Pollution made COVID-19 worse. Now, lockdowns are clearing the air.

Photograph by Francois HENRY, REA/Redux
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Smoke from the district heating plant rises above clouds near a 360-foot observation tower in Grenoble, France.


As the novel coronavirus tears around the world, it’s exploiting our biggest weaknesses, from creaking health care systems to extreme social inequality. Its relationship with one pervasive and neglected problem, however, is more tangled: Air pollution has intensified the pandemic, but the pandemic has—temporarily—cleaned the skies.

When new evidence emerged this week that dirty air makes COVID-19 more lethal, it surprised no one who has followed the science of air pollution—but the scale of the effect was striking. The study, which must still undergo peer review for publication, found that the tiny pollutant particles known as PM2.5, breathed over many years, sharply raise the chances of dying from the virus.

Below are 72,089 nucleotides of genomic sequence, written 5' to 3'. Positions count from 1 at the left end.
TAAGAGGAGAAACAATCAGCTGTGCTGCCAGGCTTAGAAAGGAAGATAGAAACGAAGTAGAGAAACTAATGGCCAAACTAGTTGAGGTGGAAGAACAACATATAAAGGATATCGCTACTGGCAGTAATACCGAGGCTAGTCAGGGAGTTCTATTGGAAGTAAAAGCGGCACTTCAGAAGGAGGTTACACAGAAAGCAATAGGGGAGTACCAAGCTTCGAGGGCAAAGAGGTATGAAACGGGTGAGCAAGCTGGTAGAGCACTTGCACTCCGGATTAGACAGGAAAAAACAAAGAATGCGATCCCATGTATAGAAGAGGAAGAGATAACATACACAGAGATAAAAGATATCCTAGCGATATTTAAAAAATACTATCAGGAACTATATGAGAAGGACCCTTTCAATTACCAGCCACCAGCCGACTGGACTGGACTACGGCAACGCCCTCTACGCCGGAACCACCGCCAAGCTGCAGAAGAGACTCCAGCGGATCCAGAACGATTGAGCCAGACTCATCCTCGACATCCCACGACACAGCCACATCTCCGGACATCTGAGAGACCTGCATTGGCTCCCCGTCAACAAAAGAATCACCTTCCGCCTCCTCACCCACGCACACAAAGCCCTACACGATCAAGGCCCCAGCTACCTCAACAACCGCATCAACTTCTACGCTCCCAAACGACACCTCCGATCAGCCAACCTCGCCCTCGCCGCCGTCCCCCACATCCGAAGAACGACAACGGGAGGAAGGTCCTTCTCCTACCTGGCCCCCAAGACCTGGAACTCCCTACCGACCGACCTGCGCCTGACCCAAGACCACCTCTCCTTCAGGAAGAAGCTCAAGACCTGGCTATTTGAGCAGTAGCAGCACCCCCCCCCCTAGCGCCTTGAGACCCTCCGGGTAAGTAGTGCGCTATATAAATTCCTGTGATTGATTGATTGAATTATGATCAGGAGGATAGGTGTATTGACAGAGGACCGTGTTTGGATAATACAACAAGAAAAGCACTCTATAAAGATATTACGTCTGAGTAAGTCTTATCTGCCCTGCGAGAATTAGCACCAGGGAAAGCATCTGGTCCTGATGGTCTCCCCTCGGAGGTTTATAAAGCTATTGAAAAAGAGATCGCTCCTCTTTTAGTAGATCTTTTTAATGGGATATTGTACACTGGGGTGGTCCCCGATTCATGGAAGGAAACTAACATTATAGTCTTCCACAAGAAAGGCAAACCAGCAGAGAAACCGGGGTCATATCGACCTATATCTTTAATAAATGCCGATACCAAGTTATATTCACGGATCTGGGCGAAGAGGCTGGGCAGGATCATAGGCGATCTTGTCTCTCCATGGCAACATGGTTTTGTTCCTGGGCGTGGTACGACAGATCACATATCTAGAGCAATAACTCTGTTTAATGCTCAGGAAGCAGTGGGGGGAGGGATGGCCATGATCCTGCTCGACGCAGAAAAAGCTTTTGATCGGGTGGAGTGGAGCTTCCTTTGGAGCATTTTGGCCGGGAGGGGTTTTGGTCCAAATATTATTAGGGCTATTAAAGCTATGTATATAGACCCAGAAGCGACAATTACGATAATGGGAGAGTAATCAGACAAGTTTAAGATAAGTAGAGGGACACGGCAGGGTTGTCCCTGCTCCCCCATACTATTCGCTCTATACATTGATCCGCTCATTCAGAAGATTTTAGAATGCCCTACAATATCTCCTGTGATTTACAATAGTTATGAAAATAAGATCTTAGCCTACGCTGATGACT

Researchers from Harvard University’s T.H. Chan School of Public Health analyzed data on PM2.5 levels and COVID-19 deaths from about 3,000 U.S. counties covering 98 percent of the U.S. population. Counties that averaged just one microgram per cubic meter more PM2.5 in the air had a COVID-19 death rate that was 15 percent higher.

“If you’re getting COVID, and you have been breathing polluted air, it’s really putting gasoline on a fire,” said Francesca Dominici, a Harvard biostatistics professor and the study’s senior author.

That’s because the fine particles penetrate deep into the body, promoting hypertension, heart disease, breathing trouble, and diabetes, all of which increase complications in coronavirus patients. The particles also weaken the immune system and fuel inflammation in the lungs and respiratory tract, adding to the risk both of getting COVID-19 and of having severe symptoms.


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